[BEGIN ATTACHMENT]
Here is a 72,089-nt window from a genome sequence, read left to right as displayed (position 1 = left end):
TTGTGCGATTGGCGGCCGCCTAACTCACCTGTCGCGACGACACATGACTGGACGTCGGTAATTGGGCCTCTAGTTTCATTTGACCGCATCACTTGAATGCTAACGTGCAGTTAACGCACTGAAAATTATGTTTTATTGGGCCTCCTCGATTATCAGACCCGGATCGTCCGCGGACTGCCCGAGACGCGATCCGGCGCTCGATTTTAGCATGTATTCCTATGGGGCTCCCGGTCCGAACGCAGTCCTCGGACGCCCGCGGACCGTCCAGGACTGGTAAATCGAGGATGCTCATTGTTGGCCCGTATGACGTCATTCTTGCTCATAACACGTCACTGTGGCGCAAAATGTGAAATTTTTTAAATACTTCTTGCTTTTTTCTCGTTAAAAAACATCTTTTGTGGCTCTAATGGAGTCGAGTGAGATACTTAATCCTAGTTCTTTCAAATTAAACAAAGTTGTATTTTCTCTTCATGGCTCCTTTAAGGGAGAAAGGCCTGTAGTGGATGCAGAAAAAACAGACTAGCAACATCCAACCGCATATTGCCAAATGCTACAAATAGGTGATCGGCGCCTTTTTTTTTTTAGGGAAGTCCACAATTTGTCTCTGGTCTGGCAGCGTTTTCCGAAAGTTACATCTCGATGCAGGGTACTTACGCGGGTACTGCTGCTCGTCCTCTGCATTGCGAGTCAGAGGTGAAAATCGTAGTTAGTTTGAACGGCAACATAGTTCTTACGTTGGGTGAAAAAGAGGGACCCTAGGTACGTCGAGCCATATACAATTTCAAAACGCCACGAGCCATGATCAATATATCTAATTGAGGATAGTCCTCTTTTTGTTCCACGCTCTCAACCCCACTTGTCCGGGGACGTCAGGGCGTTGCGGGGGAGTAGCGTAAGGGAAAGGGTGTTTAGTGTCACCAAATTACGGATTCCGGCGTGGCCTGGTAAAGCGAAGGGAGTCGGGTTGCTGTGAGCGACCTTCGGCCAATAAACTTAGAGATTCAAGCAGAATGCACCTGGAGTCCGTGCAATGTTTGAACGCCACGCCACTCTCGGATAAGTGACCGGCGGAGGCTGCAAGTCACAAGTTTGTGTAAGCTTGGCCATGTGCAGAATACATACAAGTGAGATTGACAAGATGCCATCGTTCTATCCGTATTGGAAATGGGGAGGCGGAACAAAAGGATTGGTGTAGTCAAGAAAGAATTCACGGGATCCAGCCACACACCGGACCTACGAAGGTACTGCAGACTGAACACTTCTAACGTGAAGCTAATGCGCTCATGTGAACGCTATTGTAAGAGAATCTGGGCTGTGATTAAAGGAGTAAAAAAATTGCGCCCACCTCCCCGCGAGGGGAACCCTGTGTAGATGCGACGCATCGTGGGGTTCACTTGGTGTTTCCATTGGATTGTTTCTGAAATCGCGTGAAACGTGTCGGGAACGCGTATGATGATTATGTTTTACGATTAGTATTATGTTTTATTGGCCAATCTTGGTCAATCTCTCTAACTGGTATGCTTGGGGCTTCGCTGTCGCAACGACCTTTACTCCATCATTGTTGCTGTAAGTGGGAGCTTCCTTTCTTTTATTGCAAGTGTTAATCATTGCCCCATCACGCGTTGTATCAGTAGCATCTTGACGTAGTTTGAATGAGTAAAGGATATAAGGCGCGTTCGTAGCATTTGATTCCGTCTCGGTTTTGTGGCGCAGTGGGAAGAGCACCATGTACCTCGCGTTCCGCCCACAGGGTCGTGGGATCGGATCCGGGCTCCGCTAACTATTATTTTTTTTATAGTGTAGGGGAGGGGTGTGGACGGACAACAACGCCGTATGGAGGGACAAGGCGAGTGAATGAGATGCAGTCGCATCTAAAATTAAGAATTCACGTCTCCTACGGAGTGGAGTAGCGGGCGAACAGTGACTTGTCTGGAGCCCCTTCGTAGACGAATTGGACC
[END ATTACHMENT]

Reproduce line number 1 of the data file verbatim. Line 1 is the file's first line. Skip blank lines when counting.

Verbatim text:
Here is a 72,089-nt window from a genome sequence, read left to right as displayed (position 1 = left end):